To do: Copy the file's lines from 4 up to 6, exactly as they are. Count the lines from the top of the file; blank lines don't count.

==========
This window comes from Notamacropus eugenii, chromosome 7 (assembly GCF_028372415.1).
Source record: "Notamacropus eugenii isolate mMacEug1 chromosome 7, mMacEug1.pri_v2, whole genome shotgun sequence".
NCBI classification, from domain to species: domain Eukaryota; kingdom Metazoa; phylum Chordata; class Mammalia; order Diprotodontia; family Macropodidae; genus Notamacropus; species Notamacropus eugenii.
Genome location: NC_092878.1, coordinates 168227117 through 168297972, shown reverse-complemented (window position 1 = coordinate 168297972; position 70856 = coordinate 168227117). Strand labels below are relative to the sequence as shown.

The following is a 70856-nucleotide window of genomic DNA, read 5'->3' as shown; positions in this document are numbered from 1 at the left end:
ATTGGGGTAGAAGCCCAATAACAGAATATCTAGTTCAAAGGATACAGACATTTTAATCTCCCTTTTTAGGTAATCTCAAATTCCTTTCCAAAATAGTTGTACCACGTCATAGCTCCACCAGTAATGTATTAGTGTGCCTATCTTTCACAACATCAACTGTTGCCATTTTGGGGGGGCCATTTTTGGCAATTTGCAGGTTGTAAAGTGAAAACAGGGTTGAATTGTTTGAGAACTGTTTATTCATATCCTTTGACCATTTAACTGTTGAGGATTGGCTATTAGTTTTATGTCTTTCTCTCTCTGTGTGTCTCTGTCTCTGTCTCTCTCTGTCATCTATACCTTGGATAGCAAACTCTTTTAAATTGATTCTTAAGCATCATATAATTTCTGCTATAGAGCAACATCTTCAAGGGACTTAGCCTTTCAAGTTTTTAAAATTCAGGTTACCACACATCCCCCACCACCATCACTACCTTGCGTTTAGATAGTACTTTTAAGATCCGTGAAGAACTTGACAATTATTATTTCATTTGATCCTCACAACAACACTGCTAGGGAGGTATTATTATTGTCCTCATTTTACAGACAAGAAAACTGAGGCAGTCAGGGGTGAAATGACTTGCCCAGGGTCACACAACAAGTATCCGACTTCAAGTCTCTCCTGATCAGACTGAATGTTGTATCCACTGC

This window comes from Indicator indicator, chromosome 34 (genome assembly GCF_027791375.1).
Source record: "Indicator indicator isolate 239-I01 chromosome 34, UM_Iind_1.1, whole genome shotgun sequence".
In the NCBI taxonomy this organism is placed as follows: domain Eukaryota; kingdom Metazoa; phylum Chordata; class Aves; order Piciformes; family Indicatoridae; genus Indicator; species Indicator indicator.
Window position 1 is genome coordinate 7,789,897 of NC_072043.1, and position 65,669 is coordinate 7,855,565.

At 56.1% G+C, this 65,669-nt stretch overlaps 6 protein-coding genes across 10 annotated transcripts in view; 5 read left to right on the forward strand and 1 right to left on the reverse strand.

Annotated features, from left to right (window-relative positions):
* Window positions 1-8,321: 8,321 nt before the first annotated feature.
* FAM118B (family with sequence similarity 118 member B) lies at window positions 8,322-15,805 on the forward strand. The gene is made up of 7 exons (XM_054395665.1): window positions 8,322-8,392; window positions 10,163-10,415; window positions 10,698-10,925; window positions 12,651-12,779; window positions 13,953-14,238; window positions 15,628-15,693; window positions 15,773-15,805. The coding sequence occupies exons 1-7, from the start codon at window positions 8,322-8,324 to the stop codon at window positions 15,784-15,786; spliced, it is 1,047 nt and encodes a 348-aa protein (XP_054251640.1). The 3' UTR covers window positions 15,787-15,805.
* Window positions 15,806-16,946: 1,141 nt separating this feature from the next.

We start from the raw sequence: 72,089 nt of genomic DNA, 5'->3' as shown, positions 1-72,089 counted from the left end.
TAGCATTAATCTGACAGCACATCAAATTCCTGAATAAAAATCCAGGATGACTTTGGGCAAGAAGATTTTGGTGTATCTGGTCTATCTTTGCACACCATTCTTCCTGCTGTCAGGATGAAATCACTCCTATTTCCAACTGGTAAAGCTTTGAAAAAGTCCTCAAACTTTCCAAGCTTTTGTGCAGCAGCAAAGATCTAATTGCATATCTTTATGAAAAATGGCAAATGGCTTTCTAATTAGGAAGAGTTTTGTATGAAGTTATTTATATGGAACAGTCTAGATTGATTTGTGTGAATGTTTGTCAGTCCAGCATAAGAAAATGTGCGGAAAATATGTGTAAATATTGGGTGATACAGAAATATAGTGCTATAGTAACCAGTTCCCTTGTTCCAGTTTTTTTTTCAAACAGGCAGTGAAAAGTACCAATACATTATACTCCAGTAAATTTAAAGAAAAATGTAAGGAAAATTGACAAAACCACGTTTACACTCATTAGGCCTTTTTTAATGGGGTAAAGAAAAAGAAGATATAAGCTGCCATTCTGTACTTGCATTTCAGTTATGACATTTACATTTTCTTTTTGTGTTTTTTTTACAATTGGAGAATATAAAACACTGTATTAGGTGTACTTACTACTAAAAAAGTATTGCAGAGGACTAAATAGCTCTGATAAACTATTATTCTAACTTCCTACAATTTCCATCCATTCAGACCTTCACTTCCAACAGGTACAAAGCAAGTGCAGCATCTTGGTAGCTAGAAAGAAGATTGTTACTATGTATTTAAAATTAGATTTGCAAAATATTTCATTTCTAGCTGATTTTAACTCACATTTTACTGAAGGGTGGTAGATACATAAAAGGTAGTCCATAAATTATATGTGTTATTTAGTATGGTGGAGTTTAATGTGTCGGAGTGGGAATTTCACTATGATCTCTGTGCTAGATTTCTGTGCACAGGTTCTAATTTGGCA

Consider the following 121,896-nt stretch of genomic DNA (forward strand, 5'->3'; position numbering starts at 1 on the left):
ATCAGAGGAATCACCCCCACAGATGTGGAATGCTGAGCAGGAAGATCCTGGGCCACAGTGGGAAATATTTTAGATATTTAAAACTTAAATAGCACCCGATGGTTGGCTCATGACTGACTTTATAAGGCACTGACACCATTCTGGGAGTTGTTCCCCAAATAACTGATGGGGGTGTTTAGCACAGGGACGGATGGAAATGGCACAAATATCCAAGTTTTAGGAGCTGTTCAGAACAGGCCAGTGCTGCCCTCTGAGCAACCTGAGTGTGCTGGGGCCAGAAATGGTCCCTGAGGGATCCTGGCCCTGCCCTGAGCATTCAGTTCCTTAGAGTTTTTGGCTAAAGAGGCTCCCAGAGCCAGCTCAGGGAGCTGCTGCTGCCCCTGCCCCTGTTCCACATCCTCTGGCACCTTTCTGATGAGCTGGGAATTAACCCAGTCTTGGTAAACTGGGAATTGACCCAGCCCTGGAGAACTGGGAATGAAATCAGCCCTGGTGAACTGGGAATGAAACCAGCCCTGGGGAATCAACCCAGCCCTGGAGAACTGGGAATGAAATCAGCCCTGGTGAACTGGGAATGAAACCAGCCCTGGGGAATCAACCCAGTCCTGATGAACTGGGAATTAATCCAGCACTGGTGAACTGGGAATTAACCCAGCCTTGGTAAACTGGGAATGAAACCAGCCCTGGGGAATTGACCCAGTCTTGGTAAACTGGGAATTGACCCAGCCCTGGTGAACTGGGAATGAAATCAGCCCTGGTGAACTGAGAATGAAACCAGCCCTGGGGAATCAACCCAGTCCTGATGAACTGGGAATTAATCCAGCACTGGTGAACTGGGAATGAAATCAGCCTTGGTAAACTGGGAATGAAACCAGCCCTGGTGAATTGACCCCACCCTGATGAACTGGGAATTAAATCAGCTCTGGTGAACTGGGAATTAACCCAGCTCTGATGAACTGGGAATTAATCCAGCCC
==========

Genome location: NC_092878.1, coordinates 168227117 through 168297972, shown reverse-complemented (window position 1 = coordinate 168297972; position 70856 = coordinate 168227117). Strand labels below are relative to the sequence as shown.

The following is a 70856-nucleotide window of genomic DNA, read 5'->3' as shown; positions in this document are numbered from 1 at the left end:
ATTGGGGTAGAAGCCCAATAACAGAATATCTAGTTCAAAGGATACAGACATTTTAATCTCCCTTTTTAGGTAATCTCAAATTCCTTTCCAAAATAGTTGTACCACGTCATAGCTCCACCAGTAATGTATTAGTGTGCCTATCTTTCACAACATCAACTGTTGCCATTTTGGGGGGGCCATTTTTGGCAATTTGCAGGTTGTAAAGTGAAAACAGGGTTGAATTGTTTGAGAACTGTTTATTCATATCCTTTGACCATTTAACTGTTGAGGATTGGCTATTAGTTTTATGTCTTTCTCTCTCTGTGTGTCTCTGTCTCTGTCTCTCTCTGTCATCTATACCTTGGATAGCAAACTCTTTTAAATTGATTCTTAAGCATCATATAATTTCTGCTATAGAGCAACATCTTCAAGGGACTTAGCCTTTCAAGTTTTTAAAATTCAGGTTACCACACATCCCCCACCACCATCACTACCTTGCGTTTAGATAGTACTTTTAAGATCCGTGAAGAACTTGACAATTATTATTTCATTTGATCCTCACAACAACACTGCTAGGGAGGTATTATTATTGTCCTCATTTTACAGACAAGAAAACTGAGGCAGTCAGGGGTGAAATGACTTGCCCAGGGTCACACAACAAGTATCCGACTTCAAGTCTCTCCTGATCAGACTGAATGTTGTATCCACTGC